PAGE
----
NBA Trade Deadline: Pelton on Bledsoe -- surprise, advanced stats say he's good

Steve Mitchell-USA TODAY Sports

ESPN's Kevin Pelton takes a deep dive into the advanced statistics concerning Eric Bledsoe to try to gauge his value.

Because he is one of the more important figures in the fast-approaching trade deadline, ESPN's advanced stats guru Kevin Pelton took a deep look at Los Angeles Clippers point guard Eric Bledsoe. Pelton didn't really say much about Bledsoe that we didn't already know around these parts, but he did provide some good statistical backing for the supposition that Bledsoe could well be on his way to NBA stardom.

The article itself is part of Insider, so unless you subscribe you won't be able to read the whole thing, but here is a summary of some of Pelton's main points:

Ranking either by PER or by his own WARP metric (a stat not unlike PER that measures wins above replacement player, hence WARP), Bledsoe is a top 10 point guard in the league this season, specifically eighth in PER and ninth in WARP. Pelton also points out that four of the players ranked higher than Bledsoe played in the All Star Game last weekend, so that gives you an indication of where he is.

I actually want to go a bit further with this point. Here's the point guard ranking by PER.

Player

ORB

TRB

AST

STL

BLK

TOV

PF

PTS

FG%

3P%

FT%

PER

Paul

0.6

3.7

10.5

2.8

0.0

2.3

2.2

18.3

.482

.353

.884

26.8

Parker

0.4

3.3

8.4

1.0

0.1

2.8

1.5

22.9

.535

.386

.830

24.5

Westbrook

1.4

5.2

8.1

2.0

0.3

3.6

2.4

22.8

.426

.328

.795

23.0

Irving

0.6

3.7

5.7

1.7

0.4

3.3

2.7

23.9

.466

.425

.848

22.3

Lowry

1.0

5.7

7.6

1.7

0.4

2.8

3.9

16.2

.418

.400

.837

20.0

Curry

0.7

3.9

6.3

1.5

0.2

2.7

2.4

20.3

.437

.447

.905

19.9

Calderon

0.4

3.0

9.2

0.9

0.2

2.1

1.7

14.4

.483

.449

.904

19.8

Bledsoe

1.8

5.2

5.5

2.7

1.4

3.2

2.7

15.9

.453

.429

.798

18.9

Walker

0.8

3.6

5.9

2.0

0.4

2.4

2.0

18.0

.428

.345

.791

18.9

Sessions

0.6

3.9

5.0

1.1

0.2

2.3

2.0

19.4

.409

.316

.849

18.4

Holiday

1.0

3.9

8.4

1.4

0.4

3.8

2.2

17.9

.452

.353

.775

18.2

Robinson

0.5

3.5

6.3

1.7

0.2

2.3

3.7

18.1

.435

.401

.833

18.2

Rondo

1.1

5.4

10.6

1.8

0.2

3.7

2.4

13.2

.484

.240

.645

18.2

All data from basketball-reference.com, and all data is per 36 minutes.

The top four, Chris Paul, Tony Parker, Russell Westbrook and Kyrie Irving all made the All Star team. Stephen Curry, sixth on the least, probably should have, and almost certainly would have been the 13th All Star if an injury had required a replacement. Moreover, two more All Stars, Jrue Holiday and Rajon Rondo, actually have WORSE PERs than Bledsoe this season. Bear in mind also that Bledsoe is a very good defender, something not always accounted for in PER (though Bled does pile up both steals and blocked shots, both of which help his ranking). Players like Curry and Jose Calderon with PERs better than Bledsoe's, are certainly overvalued at least some by the metric when you consider how bad they are on the defensive end. That's not true for Bledsoe, whose greatest contributions come on defense.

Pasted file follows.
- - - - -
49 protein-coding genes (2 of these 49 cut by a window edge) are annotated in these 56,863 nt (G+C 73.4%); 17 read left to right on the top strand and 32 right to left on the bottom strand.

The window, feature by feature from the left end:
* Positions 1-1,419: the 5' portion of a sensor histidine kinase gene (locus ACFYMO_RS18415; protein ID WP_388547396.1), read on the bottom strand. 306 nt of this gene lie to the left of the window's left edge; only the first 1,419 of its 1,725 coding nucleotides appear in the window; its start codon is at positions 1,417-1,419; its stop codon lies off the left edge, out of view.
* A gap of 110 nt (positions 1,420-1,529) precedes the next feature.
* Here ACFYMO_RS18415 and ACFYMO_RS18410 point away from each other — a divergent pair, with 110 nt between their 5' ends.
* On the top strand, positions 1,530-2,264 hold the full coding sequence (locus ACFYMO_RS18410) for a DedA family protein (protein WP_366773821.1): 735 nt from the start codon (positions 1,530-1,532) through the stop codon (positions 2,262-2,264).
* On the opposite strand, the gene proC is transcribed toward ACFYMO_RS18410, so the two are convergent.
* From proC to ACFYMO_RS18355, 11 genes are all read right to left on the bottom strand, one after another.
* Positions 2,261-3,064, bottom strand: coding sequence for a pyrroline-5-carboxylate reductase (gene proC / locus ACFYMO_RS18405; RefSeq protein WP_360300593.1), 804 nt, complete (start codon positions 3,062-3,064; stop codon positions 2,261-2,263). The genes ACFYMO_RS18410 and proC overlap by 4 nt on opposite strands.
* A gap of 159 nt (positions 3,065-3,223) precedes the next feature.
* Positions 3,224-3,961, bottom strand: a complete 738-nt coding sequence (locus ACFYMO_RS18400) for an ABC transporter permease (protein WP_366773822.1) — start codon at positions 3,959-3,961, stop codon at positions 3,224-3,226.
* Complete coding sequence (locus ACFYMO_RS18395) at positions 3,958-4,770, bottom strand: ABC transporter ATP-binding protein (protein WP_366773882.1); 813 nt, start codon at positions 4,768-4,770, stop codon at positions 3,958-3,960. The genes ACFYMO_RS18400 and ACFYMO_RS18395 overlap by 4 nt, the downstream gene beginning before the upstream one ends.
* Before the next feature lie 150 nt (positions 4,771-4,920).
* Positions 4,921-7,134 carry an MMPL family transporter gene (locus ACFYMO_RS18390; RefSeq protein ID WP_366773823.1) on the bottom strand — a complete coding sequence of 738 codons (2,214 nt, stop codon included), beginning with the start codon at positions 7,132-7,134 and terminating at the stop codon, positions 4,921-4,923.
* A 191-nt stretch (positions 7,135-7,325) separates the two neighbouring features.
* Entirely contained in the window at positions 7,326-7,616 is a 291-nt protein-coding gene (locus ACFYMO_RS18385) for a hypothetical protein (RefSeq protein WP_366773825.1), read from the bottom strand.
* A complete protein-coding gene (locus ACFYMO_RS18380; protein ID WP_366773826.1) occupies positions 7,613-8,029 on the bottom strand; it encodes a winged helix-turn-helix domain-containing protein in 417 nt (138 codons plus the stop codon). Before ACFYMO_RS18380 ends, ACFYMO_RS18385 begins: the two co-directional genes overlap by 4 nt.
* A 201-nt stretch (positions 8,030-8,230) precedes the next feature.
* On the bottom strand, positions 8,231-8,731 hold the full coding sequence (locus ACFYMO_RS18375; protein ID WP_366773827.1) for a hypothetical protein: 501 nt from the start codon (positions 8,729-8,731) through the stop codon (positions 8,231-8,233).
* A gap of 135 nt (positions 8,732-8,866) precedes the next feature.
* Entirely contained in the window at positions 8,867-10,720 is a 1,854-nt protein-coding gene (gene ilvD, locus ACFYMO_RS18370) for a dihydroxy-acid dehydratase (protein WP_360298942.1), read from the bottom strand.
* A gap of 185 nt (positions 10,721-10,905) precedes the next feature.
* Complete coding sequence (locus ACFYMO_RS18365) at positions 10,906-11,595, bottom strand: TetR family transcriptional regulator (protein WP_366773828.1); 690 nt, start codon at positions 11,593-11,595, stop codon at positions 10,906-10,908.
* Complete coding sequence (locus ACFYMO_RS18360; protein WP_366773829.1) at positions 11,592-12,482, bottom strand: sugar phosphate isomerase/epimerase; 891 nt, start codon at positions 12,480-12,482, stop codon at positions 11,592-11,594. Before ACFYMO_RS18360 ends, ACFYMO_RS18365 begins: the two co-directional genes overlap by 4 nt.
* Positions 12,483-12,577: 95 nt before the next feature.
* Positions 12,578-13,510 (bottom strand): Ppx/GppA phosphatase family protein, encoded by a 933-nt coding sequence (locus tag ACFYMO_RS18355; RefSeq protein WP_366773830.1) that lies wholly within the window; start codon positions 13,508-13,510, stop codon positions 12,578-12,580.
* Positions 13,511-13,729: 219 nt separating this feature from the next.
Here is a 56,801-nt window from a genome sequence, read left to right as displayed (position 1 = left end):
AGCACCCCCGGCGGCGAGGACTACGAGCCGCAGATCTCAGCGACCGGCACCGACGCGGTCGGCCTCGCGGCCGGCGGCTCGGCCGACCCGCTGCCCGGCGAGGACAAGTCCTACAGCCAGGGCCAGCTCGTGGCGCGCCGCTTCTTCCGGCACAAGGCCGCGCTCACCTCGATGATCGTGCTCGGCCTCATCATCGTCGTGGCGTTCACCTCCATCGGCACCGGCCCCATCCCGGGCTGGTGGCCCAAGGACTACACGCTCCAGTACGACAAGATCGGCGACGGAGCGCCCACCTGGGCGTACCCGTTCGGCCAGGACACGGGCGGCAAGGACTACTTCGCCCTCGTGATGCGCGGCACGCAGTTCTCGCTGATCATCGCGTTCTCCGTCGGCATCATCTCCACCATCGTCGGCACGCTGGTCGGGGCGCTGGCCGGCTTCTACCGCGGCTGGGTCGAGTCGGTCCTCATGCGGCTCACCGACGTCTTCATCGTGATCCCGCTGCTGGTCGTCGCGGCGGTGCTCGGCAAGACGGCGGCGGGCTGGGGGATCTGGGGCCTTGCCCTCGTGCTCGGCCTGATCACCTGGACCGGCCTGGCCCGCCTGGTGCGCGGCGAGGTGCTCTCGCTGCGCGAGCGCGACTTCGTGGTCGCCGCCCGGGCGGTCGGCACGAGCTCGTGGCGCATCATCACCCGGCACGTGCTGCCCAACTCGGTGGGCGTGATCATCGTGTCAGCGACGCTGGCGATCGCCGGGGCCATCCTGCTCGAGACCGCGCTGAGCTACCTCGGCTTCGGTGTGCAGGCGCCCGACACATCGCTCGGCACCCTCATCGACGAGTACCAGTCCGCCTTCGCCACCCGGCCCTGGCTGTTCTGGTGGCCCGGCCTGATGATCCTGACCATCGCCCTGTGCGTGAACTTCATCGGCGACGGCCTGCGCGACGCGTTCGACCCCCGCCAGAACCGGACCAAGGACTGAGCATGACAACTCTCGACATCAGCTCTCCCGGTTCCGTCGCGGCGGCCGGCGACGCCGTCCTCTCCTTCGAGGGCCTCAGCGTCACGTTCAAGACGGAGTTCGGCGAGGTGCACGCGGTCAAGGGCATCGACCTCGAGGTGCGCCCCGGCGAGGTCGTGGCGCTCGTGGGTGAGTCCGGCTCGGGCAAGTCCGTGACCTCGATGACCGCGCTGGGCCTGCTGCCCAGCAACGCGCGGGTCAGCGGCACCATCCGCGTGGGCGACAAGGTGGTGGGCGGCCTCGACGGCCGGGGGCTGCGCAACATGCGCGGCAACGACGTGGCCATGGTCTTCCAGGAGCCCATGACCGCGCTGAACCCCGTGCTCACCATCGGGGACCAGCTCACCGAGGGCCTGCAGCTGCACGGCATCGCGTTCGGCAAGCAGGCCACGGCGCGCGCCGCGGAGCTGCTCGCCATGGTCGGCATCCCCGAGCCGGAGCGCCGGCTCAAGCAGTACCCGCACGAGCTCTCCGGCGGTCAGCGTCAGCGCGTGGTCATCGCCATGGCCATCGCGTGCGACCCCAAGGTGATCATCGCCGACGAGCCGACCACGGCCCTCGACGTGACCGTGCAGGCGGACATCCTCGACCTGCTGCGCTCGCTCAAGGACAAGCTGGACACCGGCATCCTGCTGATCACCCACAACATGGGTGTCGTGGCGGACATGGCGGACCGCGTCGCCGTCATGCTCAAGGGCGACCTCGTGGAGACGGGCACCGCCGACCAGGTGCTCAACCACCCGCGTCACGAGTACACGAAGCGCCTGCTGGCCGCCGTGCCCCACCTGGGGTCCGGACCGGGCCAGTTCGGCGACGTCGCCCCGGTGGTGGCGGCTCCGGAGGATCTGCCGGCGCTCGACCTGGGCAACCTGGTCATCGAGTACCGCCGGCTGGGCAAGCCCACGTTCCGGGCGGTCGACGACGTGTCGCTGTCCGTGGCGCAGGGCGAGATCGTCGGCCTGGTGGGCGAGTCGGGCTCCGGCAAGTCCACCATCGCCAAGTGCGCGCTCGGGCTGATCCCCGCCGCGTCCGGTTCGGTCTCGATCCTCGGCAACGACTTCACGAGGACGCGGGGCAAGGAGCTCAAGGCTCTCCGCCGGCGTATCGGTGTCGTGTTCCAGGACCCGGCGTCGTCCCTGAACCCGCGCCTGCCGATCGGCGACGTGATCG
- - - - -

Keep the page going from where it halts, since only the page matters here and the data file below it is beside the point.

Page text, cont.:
Pelton also examines comparable players who were produced similarly at equivalent stages of their careers using his SCHOENE projection system. He identified three players, Terrell Brandon, Devin Harris and Kyle Lowry, who were similarly productive in limited playing time early in their careers because they were stuck as back ups to established point guards. Brandon and Harris both became All Stars as starters, while Lowry is still quite young, and was a borderline All Star last year in Houston. So the idea that Bledsoe could thrive with more minutes is not without precedent.

The most interesting data comes from the 12 games where Bledsoe was the Clippers starting point guard. Given that the Clippers went 6-6 in those games, the first impression is that there was a significant drop off from Paul to Bledsoe, which let's face it, isn't exactly a major knock on Bledsoe given that Paul is a serious MVP candidate. However, Pelton looks deeper into the data and finds that the starting unit was more or less equally effective in Bledsoe's 12 starts as when Paul is starting -- but the productivity of the of the second unit fell off the table when Grant Hill replaced Bledsoe on that team. This more or less matches what we in Clips Nation know from observation during those games -- I think we would have concluded that the starters dropped off some, but the real issue was definitely the bench that went from best in the league to dreadful overnight. In this light, the relatively lackluster performance by the Clippers during Bledsoe's 12 starts isn't an indictment of his value, but rather an additional endorsement -- he did fine as a starter, but losing him totally devastated the second team.

Pelton goes on to point out the real shortcomings in EBled's game, again, nothing the citizens in Clips Nation didn't already know: he turns the ball over a lot, and he's not a great distributor, having one of the lowest assist percentages among point guards. This is not news: Bledsoe is special because of the myriad ways he impacts a game, especially with his defense -- he collects rebounds, and steals and blocked shots at a top three level among NBA point guards, and one assumes that he'll increase his assists and decrease his turnovers as he matures as a player.

The bottom line is: no wonder teams are interested in this guy, and the Clippers should certainly be asking a lot for him. Hopefully the Clippers are looking closely at that data concerning their second unit before dealing him. Losing Bledsoe could hurt their playoff chances more than any incoming player might help if the second unit suffers so greatly without him.

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